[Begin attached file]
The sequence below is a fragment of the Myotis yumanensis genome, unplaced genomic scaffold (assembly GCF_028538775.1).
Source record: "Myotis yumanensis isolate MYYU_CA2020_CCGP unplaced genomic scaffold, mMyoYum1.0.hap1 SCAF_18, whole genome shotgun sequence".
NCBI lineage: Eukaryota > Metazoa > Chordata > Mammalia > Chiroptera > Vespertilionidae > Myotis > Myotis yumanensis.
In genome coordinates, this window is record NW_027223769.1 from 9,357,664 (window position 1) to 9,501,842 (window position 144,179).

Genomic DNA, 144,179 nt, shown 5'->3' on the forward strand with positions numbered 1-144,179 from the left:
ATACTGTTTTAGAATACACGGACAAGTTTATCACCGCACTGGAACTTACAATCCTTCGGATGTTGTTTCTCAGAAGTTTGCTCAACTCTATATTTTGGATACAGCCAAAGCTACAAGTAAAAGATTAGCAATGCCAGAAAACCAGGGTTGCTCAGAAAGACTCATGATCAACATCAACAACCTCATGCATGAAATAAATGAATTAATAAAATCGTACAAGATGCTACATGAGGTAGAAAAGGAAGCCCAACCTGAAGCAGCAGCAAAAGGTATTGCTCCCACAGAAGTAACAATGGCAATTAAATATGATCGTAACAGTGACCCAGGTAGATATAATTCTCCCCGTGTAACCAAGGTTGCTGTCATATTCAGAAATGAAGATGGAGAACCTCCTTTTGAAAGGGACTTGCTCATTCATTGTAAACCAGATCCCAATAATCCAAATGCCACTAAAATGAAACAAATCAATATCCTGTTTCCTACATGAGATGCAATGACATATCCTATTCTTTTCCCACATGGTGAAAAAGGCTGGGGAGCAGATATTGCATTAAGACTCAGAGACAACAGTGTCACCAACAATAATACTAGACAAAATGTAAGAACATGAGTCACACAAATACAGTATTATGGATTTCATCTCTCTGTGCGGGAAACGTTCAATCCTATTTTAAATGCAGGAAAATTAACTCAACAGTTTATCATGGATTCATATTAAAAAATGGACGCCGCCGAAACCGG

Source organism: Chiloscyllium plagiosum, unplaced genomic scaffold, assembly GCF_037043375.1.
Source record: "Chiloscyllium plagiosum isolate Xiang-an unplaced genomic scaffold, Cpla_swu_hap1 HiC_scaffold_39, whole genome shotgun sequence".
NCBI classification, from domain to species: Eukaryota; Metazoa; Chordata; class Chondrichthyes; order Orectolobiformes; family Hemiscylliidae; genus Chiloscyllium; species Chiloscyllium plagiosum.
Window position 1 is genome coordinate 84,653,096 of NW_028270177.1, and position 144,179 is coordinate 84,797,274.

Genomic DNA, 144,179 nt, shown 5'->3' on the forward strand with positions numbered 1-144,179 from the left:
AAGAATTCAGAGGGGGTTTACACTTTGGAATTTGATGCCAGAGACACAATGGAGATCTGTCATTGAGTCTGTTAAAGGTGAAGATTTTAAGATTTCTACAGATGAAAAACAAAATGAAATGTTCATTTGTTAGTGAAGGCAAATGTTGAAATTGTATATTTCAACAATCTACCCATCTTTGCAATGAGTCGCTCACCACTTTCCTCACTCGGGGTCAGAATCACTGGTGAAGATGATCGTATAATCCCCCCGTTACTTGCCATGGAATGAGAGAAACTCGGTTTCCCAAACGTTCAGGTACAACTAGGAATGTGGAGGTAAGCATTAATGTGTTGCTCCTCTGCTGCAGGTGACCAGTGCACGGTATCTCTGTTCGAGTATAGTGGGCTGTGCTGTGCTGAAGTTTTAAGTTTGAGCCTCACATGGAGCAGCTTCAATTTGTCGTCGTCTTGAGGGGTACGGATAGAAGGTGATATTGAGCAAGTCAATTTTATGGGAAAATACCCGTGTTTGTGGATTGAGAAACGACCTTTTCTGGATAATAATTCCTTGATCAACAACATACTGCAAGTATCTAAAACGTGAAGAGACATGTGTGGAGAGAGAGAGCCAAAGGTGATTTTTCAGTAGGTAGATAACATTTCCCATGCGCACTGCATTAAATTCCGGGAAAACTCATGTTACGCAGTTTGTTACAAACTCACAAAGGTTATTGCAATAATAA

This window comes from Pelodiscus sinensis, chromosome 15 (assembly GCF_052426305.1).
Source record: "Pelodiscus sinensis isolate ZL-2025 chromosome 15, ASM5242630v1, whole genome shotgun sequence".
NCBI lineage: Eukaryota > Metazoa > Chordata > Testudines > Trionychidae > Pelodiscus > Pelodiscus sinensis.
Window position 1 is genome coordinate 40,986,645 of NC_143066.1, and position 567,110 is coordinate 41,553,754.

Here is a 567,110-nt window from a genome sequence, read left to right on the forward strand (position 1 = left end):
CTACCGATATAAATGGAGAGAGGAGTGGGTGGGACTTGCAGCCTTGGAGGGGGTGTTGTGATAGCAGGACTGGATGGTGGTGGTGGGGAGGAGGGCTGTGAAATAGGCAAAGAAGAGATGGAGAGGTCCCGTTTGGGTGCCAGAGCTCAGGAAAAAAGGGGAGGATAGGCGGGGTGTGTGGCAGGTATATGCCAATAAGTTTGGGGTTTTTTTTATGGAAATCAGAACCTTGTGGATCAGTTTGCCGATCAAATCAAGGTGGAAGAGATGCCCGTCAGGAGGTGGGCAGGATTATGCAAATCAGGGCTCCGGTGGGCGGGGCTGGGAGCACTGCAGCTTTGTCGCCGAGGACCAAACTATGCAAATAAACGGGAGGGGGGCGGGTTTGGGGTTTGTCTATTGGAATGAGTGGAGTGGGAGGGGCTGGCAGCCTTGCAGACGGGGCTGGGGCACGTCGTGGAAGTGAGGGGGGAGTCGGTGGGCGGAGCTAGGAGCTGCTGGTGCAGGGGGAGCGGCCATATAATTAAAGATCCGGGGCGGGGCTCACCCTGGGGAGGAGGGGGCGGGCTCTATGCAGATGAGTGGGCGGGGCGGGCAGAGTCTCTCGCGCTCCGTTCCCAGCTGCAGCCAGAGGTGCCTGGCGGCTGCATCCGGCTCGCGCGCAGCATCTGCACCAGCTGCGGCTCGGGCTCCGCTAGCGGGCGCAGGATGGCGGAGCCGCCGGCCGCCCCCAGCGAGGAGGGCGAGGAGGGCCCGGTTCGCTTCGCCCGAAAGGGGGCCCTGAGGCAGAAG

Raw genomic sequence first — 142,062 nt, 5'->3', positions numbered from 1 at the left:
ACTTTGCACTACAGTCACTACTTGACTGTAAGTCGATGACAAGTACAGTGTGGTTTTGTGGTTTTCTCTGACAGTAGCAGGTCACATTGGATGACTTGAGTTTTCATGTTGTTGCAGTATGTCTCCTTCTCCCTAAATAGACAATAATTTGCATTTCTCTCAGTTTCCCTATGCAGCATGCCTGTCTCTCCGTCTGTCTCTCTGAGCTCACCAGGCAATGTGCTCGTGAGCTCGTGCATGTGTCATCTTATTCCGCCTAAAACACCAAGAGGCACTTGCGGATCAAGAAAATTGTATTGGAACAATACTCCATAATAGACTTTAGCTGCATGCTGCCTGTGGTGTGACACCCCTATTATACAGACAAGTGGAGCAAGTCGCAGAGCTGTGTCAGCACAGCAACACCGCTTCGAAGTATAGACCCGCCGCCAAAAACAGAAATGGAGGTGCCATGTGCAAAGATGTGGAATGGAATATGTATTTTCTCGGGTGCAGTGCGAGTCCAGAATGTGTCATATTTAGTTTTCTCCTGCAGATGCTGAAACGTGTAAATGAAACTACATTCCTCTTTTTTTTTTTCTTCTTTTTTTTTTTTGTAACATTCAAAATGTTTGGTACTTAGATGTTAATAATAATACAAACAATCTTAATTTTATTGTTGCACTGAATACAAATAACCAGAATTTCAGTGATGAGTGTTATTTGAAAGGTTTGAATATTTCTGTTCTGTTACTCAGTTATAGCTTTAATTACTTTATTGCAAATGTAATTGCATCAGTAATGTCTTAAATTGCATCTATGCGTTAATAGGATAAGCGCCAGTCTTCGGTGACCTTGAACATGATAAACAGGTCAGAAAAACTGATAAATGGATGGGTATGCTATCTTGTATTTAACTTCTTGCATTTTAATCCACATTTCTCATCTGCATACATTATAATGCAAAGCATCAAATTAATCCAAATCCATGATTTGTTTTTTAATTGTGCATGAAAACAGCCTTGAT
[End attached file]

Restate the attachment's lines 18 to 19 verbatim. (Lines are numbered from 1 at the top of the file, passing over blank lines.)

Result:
CTACCGATATAAATGGAGAGAGGAGTGGGTGGGACTTGCAGCCTTGGAGGGGGTGTTGTGATAGCAGGACTGGATGGTGGTGGTGGGGAGGAGGGCTGTGAAATAGGCAAAGAAGAGATGGAGAGGTCCCGTTTGGGTGCCAGAGCTCAGGAAAAAAGGGGAGGATAGGCGGGGTGTGTGGCAGGTATATGCCAATAAGTTTGGGGTTTTTTTTATGGAAATCAGAACCTTGTGGATCAGTTTGCCGATCAAATCAAGGTGGAAGAGATGCCCGTCAGGAGGTGGGCAGGATTATGCAAATCAGGGCTCCGGTGGGCGGGGCTGGGAGCACTGCAGCTTTGTCGCCGAGGACCAAACTATGCAAATAAACGGGAGGGGGGCGGGTTTGGGGTTTGTCTATTGGAATGAGTGGAGTGGGAGGGGCTGGCAGCCTTGCAGACGGGGCTGGGGCACGTCGTGGAAGTGAGGGGGGAGTCGGTGGGCGGAGCTAGGAGCTGCTGGTGCAGGGGGAGCGGCCATATAATTAAAGATCCGGGGCGGGGCTCACCCTGGGGAGGAGGGGGCGGGCTCTATGCAGATGAGTGGGCGGGGCGGGCAGAGTCTCTCGCGCTCCGTTCCCAGCTGCAGCCAGAGGTGCCTGGCGGCTGCATCCGGCTCGCGCGCAGCATCTGCACCAGCTGCGGCTCGGGCTCCGCTAGCGGGCGCAGGATGGCGGAGCCGCCGGCCGCCCCCAGCGAGGAGGGCGAGGAGGGCCCGGTTCGCTTCGCCCGAAAGGGGGCCCTGAGGCAGAAG

Raw genomic sequence first — 142,062 nt, 5'->3', positions numbered from 1 at the left: